Research Data Management (RDM) concerns the proper handling of data throughout the entire research lifecycle, from project planning through to the collection, processing and dissemination of data and the archiving of results.
Adopting sound RDM practices will help to:
- Enhance data security, by minimizing the risk of loss, theft or misuse of data
- Increase research efficiency
- Promote wider dissemination and increased impact of results
- Ensure compliance with legal and ethical standards, in particular with privacy-sensitive data
- Ensure data preservation and access over longer periods of time (at least 10 years), even in cases where researchers leave the university
Good data stewardship is one of the prime responsibilities of a professional research organization. Vrije Universiteit Amsterdam has adopted a university-wide data management policy, supplemented with faculty-specific policies.
Read the Research Data Management Policy of the Vrije Universiteit Amsterdam School of Business and Economics
Research Data Management tools
Data management is a multi-faceted concept; when working with research data, there are many different aspects to consider. Before you start with your research project, you can register your project with the SBE Research Office through the pre-Privacy Impact Assessment (PIA) form. The SBE Research Office will screen your project plan, and will provide advice where needed.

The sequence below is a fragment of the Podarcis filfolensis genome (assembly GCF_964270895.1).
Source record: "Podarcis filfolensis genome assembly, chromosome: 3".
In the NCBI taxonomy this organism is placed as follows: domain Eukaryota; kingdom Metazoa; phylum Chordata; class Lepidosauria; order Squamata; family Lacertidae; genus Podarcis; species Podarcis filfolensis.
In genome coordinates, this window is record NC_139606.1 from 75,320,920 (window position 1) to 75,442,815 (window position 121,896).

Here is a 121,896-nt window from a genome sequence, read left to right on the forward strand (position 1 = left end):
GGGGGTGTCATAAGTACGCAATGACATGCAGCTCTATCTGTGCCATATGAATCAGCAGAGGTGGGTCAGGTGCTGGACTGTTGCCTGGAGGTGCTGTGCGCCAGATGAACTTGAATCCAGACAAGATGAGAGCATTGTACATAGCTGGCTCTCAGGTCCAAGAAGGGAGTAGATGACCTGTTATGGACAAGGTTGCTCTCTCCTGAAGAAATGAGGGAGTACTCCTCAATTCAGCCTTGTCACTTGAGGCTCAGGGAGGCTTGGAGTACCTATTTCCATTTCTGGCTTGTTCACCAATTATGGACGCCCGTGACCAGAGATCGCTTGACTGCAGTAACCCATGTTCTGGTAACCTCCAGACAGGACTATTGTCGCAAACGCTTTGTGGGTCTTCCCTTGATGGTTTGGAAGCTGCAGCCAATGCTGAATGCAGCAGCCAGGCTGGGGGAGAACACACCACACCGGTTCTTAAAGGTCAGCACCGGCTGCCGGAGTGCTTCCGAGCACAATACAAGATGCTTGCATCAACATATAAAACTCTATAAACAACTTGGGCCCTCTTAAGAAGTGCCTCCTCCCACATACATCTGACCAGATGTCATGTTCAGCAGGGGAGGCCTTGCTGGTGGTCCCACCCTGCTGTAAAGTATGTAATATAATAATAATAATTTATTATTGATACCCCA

See the road map for the subsequent steps you must take for proper research data management.
What are research data?
Research data include any materials or information sources that were collected, processed and/or analyzed in order to support or describe research findings. Data exist in a wide variety of digital and non-digital formats. These include, but are not limited to:
- Text files, notes, spreadsheets
- Surveys, statistics, transcripts, code books, log books, lab books
- Video recordings, audio tapes, photographs, films, sketchbooks
- Observational data
- (Computational) models, algorithms, scripts, software, test responses
- Databases from secondary sources
- Physical objects, such as samples and specimens
SBE also fosters the concepts of open access, open data, and reproducibility (which requires a much higher level of standardization and user-friendly documentation of research output). These additional concepts, however, are not part of RDM policy.